One can't help having the blunt feeling that this a payback by District Attorney Joseph Early to a powerful lobby that has provided considerable funding and resources to the Democratic party. To the homosexual community this trial has enormous political importance. Larry Cirignano and the pro-marriage movement is their main demon, which they psychologically need to defeat soundly and silence.

At the courthouse this week, as one looked around it was clear that Assistant District Attorney Joseph Quinlan and the police were working very closely with the homosexual activists and the ACLU, and were even fraternizing with the weird homosexual bloggers that slithered in and out of the courtroom. At the same time, they would barely acknowledge any pro-family people, and the body language toward us was clearly hostile. It almost looked comical at some points.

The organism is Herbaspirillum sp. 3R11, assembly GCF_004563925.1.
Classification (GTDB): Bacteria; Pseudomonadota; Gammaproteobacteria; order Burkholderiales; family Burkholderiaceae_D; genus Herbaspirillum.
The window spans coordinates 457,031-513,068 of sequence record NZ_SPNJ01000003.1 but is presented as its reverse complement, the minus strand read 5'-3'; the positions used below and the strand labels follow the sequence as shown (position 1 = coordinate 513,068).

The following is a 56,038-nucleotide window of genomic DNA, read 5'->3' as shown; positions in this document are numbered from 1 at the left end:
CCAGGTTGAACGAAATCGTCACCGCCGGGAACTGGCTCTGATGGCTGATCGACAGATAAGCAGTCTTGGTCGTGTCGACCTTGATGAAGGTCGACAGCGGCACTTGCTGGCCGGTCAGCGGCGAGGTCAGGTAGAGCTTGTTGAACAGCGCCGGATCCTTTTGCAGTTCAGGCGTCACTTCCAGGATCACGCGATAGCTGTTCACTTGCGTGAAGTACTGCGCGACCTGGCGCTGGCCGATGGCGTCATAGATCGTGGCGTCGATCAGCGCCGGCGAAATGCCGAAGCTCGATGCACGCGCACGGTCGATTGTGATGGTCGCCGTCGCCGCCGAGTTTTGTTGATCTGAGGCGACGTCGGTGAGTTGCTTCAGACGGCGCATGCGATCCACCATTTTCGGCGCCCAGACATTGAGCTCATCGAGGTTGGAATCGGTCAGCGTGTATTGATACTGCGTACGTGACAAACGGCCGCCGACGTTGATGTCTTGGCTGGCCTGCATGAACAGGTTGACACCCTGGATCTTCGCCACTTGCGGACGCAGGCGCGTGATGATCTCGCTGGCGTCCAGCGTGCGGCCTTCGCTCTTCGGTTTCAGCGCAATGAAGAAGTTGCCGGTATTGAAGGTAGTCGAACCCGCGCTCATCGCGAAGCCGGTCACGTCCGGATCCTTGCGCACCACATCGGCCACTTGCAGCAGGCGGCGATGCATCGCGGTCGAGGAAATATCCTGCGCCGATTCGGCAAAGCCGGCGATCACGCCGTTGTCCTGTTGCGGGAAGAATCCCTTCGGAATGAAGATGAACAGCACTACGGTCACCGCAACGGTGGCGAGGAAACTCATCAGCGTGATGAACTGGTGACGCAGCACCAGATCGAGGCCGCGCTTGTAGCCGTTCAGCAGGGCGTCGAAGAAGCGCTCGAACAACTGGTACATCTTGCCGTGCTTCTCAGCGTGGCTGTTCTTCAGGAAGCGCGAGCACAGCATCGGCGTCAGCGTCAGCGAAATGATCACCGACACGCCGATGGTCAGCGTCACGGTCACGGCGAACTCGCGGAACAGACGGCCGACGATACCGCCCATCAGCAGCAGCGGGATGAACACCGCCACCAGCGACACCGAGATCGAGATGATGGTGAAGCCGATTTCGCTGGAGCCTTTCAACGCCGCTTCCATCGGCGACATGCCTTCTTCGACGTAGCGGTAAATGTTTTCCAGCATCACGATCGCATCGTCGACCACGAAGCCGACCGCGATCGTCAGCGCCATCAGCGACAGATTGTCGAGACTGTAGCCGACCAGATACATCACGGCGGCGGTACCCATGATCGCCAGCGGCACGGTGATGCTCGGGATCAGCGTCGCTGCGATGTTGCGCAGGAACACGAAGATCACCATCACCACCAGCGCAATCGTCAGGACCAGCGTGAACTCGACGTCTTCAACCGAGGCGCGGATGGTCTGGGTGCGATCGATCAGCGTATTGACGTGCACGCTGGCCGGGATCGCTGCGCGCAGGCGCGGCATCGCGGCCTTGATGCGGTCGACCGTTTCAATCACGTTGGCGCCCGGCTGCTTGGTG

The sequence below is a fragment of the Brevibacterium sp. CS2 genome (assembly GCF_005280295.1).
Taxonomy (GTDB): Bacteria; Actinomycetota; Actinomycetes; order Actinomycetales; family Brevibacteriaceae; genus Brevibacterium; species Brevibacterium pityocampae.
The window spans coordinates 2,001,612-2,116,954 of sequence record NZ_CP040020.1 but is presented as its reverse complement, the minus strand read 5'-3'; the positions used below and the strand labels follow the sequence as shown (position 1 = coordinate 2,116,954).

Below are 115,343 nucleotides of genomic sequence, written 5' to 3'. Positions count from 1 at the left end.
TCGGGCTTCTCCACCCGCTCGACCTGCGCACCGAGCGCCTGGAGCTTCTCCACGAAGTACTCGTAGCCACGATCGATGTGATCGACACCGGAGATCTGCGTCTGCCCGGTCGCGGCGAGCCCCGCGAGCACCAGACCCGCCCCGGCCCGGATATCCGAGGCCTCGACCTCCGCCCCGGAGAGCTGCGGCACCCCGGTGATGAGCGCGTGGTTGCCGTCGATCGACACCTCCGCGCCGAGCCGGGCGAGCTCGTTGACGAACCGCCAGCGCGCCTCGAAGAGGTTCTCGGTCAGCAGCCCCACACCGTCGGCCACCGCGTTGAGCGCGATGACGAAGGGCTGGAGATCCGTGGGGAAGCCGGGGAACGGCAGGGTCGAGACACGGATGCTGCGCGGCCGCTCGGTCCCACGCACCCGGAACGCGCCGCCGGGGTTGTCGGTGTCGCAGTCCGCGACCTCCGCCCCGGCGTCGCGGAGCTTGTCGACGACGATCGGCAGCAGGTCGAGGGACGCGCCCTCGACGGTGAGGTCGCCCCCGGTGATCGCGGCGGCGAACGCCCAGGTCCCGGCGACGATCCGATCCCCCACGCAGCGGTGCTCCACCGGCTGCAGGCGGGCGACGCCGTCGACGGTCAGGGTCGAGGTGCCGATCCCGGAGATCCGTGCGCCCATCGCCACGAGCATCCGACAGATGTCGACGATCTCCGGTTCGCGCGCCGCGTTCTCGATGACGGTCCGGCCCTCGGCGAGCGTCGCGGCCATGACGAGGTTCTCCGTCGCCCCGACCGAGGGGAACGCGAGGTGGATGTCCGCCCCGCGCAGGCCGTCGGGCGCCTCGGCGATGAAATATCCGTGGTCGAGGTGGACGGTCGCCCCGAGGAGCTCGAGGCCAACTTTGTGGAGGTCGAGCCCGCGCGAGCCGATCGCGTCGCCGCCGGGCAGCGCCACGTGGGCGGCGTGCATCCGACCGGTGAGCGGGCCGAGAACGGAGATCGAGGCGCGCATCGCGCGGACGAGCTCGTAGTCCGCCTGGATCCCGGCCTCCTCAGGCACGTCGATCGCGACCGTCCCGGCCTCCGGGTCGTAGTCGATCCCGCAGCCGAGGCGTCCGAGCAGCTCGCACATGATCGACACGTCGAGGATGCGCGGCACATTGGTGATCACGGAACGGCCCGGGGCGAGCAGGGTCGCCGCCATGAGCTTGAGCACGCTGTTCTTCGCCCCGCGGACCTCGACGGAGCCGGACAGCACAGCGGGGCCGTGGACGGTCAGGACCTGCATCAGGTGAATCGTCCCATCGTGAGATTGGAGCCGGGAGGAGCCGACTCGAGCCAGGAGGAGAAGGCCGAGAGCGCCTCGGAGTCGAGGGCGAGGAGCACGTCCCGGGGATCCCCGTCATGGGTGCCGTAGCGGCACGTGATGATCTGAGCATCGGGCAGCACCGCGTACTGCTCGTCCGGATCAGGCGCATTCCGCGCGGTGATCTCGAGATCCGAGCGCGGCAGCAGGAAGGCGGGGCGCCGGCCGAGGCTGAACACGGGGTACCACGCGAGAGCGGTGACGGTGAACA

How much money has completely absurd four-day trial cost the Commonwealth of Massachusetts, the lawyers, and everyone else. Fifty thousand dollars? A hundred thousand? More? Is this how the taxpayers want their money spent?

The jury comes back on Monday. . .


No, this isn't a mall. It's the inside of Worcester District Court.